UL Trekking Poles

Posted by: Anonymous

UL Trekking Poles - 02/02/10 03:40 PM

Has anyone used the Gossamer Gear Lightrek 4 poles with straps? They seem like the best lightweight poles I've found. About 8.2 w/out baskets.

Posted by: Doorknob

Re: UL Trekking Poles - 02/06/10 03:26 PM

I have the GG poles, but without the straps. As of now I would not use any other poles.
Posted by: jasonklass

Re: UL Trekking Poles - 02/06/10 03:55 PM

Originally Posted By Doorknob
I have the GG poles, but without the straps. As of now I would not use any other poles.

I have the same ones. I don't like straps. To me, they just get in the way and I never really noticed any benefit when I had poles with straps. But whether you get them with or without straps, you will love these poles.
Posted by: lori

Re: UL Trekking Poles - 02/06/10 06:02 PM

The point of straps is to be able to put weight on the pole without carrying them in a death grip all the time. The GG Lightreks are so light and so easily adjusted in your hands as you go along that I never grip them that hard, and I don't have the straps. Used to use straps all the time with the heavier metal poles I have.
Posted by: scottyb

Re: UL Trekking Poles - 02/07/10 03:54 PM

I would really like to try a set of Lightreks but I think I would stick with the straps. To me, the straps are more about distributing the load to my wrist and forearms, rather than using my grip to support me, and less about the weight of the poles.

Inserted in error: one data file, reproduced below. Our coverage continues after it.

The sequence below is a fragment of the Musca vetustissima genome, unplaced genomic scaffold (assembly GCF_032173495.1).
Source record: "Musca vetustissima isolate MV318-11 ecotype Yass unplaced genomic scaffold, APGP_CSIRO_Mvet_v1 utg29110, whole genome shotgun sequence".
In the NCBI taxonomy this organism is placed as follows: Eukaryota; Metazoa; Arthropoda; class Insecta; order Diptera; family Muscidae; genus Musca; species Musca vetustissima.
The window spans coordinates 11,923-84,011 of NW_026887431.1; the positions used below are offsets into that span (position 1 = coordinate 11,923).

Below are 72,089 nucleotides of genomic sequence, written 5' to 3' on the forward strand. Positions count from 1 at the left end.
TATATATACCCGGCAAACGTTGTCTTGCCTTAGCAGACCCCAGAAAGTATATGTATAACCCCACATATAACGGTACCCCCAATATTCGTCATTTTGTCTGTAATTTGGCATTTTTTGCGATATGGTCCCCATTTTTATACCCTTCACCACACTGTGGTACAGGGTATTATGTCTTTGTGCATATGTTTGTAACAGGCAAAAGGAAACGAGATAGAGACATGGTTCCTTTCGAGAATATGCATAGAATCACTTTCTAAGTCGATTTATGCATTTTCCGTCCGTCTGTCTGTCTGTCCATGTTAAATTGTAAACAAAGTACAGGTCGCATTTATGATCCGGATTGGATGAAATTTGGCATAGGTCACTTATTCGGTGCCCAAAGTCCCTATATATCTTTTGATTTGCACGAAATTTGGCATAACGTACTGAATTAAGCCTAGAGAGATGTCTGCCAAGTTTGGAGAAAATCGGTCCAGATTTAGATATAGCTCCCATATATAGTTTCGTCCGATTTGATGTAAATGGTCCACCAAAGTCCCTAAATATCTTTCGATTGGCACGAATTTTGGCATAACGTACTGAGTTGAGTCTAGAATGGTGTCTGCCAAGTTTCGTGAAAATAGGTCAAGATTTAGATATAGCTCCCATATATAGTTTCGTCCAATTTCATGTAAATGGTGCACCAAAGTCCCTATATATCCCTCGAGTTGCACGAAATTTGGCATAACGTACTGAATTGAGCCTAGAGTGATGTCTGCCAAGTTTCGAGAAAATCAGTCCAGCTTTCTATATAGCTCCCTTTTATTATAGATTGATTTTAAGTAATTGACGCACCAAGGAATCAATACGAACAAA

Posted by: Shrike

Re: UL Trekking Poles - 02/08/10 12:14 AM

I plan to put straps on the bamboo poles I am making. As Scottyb pointed out they spread some of the weight above your wrists thus keeping them from getting sore.
Posted by: lori

Re: UL Trekking Poles - 02/08/10 11:40 AM

I used to say the same thing. I think straps would get in my way, now... used to nordic walk and all, not even necessary any longer.
Posted by: OregonMouse

Re: UL Trekking Poles - 02/08/10 05:35 PM

I put a LOT of weight on my poles when on rough ground, and without the straps my carpal tunnel syndrome flares up. With the straps, the point with most weight on it is very close to my wrist (under the heel of my hand) and I'm not gripping anything.

I waited what seemed like forever for the long-promised GG Lighttrek poles with straps to come out or for the Ti Goat poles (with straps as an add-on) to get back in stock. Finally I found a pair of Leki carbonlite poles on sale (regular price is far too much for my budget) for about the same price as the Lighttreks without straps. Several ounces heavier than the Lighttreks, but far lighter than my old poles. And I had them about 9 months sooner.
Posted by: BarryP

Re: UL Trekking Poles - 02/08/10 06:28 PM